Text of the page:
Coustain was most active under Charles the Bold. In 1468 he and the Duke’s other painter, Jean Hennecart, were in Bruges, supervising 166 painters and sculptors in the production of the decorations for the meeting of the Order of the Golden Fleece as well as decorations, mechanical devices, props and sets for ...


(b ’s Hertogenbosch, bapt May 9, 1596; d Antwerp, Dec 31, 1675).

Flemish glass-painter, draughtsman, painter and tapestry designer. His reputation rests primarily on his drawings and oil sketches, of which several hundred survive, intended mainly as designs for stained-glass windows and prints. He was strongly influenced by the work of other important Flemish artists of the late 16th century and early 17th, notably Rubens, whose motifs and stylistic elements he frequently reworked in his own compositions.

He was the son of the glass painter Jan (Roelofsz.) van Diepenbeeck (d 1619) and first acquired the skills of his trade in his father’s workshop in ’s Hertogenbosch. In 1622–3 he became a master glass painter in the Guild of St Luke in Antwerp; it is possible that his move from ’s Hertogenbosch in 1621 was related to the war negotiations that were underway that year, which particularly threatened the northern border provinces of the southern Netherlands, where ’s Hertogenbosch was located....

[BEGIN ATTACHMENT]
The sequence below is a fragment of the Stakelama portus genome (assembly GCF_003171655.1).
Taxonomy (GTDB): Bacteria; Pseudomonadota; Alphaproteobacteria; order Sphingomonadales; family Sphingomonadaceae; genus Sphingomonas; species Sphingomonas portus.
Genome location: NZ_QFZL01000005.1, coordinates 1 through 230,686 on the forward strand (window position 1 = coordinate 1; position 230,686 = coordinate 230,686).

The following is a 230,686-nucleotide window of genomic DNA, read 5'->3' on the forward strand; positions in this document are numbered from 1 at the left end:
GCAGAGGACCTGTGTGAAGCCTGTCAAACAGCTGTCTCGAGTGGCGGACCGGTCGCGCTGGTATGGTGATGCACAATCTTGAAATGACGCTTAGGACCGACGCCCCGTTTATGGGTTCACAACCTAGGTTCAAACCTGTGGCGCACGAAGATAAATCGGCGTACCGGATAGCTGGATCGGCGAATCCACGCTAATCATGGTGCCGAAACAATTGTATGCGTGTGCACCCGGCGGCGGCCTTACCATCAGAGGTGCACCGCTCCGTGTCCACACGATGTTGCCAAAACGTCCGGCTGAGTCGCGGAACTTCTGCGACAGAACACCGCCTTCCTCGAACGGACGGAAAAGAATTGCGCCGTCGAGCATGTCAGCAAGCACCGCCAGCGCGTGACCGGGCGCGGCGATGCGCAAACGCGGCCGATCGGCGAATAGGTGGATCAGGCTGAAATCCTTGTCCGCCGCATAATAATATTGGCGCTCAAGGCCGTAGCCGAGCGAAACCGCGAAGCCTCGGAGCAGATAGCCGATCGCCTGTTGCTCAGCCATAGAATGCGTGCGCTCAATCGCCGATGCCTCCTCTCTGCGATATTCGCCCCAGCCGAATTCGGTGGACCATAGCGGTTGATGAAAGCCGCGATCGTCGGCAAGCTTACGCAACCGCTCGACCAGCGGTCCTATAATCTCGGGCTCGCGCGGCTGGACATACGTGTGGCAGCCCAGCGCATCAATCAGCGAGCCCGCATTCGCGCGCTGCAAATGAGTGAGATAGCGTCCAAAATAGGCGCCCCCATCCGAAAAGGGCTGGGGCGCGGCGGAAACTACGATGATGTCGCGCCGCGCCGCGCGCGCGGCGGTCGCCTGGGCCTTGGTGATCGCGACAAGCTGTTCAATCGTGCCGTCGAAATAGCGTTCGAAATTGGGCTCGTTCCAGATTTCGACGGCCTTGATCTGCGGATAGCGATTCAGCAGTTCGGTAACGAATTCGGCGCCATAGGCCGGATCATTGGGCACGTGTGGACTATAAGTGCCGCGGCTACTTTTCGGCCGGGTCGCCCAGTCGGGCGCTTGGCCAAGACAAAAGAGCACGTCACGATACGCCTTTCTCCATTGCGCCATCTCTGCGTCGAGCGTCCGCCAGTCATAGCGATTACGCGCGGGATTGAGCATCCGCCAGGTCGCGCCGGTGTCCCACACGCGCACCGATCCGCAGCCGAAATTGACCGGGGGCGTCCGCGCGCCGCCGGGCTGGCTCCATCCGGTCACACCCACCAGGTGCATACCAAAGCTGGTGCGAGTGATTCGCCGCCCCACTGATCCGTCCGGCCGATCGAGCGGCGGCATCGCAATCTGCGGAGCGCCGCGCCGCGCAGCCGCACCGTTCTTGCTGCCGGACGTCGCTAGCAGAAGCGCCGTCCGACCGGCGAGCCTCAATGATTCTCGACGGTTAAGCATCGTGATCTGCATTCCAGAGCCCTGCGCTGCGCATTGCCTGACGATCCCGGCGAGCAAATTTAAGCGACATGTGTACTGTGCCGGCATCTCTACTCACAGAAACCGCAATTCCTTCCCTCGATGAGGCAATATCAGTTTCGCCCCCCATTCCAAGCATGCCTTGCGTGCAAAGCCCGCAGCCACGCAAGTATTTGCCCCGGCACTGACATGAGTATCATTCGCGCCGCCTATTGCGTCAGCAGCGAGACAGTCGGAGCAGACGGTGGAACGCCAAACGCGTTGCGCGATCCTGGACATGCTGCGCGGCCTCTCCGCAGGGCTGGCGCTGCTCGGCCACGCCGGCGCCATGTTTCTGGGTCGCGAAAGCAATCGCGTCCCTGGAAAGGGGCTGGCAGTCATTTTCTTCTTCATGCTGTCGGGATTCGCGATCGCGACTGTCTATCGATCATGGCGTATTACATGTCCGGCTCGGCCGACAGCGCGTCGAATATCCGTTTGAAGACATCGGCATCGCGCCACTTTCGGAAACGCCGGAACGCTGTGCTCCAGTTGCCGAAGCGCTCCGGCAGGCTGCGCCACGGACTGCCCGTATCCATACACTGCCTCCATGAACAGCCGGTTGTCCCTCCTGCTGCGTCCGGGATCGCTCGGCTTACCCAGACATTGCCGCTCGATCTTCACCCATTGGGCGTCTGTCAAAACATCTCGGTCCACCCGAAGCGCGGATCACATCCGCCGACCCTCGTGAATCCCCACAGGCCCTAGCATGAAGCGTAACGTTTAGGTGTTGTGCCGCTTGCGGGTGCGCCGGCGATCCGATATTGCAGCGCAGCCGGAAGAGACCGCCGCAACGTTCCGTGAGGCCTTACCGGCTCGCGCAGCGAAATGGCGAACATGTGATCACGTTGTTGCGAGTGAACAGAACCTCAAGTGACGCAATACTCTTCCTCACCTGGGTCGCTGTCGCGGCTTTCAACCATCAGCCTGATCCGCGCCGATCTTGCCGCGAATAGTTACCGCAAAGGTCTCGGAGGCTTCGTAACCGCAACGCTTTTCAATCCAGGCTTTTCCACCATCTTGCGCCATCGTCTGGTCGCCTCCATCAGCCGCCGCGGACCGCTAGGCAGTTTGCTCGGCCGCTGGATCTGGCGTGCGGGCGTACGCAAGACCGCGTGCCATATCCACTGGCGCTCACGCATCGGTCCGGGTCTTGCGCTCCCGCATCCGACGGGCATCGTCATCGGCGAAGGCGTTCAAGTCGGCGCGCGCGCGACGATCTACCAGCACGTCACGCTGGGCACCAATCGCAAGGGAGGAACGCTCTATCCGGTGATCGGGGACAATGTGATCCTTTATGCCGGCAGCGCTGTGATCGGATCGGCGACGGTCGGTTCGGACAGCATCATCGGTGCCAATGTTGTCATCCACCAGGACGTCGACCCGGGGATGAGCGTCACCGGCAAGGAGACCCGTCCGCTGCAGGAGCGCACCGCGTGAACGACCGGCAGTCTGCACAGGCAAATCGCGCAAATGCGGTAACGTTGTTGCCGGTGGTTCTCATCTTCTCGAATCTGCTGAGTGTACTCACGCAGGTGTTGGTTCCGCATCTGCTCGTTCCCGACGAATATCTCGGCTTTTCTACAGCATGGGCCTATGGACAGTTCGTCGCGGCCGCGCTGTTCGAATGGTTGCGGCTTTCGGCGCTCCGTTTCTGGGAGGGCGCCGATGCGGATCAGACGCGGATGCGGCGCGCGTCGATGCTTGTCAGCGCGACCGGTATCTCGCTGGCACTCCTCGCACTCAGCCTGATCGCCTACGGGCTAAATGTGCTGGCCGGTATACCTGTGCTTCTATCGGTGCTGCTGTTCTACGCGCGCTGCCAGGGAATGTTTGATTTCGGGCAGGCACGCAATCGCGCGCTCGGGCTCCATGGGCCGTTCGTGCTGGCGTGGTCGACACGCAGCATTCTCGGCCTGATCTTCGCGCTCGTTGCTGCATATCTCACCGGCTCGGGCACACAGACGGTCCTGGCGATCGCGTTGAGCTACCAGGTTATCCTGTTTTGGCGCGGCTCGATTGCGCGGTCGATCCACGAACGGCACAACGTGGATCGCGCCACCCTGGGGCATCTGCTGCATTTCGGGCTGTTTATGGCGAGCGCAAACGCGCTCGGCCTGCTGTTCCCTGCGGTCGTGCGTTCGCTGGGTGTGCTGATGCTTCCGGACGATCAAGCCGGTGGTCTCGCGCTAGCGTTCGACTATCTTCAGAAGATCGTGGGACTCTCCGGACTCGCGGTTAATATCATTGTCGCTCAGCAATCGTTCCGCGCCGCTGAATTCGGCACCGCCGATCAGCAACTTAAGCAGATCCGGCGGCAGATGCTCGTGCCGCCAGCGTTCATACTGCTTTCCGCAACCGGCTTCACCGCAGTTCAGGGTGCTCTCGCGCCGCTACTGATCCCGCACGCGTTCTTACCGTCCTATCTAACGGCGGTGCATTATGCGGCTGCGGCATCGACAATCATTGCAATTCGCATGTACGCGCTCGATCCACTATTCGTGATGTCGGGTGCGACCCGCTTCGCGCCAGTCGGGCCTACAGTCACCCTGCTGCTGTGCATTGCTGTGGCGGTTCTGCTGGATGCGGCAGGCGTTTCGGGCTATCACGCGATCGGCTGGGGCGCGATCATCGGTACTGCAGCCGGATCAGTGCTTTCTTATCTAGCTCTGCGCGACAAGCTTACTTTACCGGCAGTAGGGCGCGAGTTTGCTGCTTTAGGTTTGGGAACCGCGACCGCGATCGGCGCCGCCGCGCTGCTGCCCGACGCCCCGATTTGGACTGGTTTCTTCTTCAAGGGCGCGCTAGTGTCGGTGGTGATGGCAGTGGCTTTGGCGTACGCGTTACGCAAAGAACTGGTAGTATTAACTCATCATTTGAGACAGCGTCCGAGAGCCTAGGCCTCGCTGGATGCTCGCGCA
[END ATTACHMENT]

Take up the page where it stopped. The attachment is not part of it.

Dominique Thiébaut

(b Cuisery, nr Chalon-sur-Saône; fl 1414; d before Aug 19, 1461).

Burgundian painter. He is first mentioned in Avignon in 1414. His three sons, Aubry, Jacques and Jean (who returned to Cuisery in 1452 or 1453), were also painters. His daughter Peyronnette married a painter from Tournai, Arnolet de Catz (fl 1430–34), who became Guillaume’s associate in 1430. When suffering from a serious illness, Guillaume made his will on 4 December 1458 and requested to be buried in Notre-Dame-la-Principale, Avignon.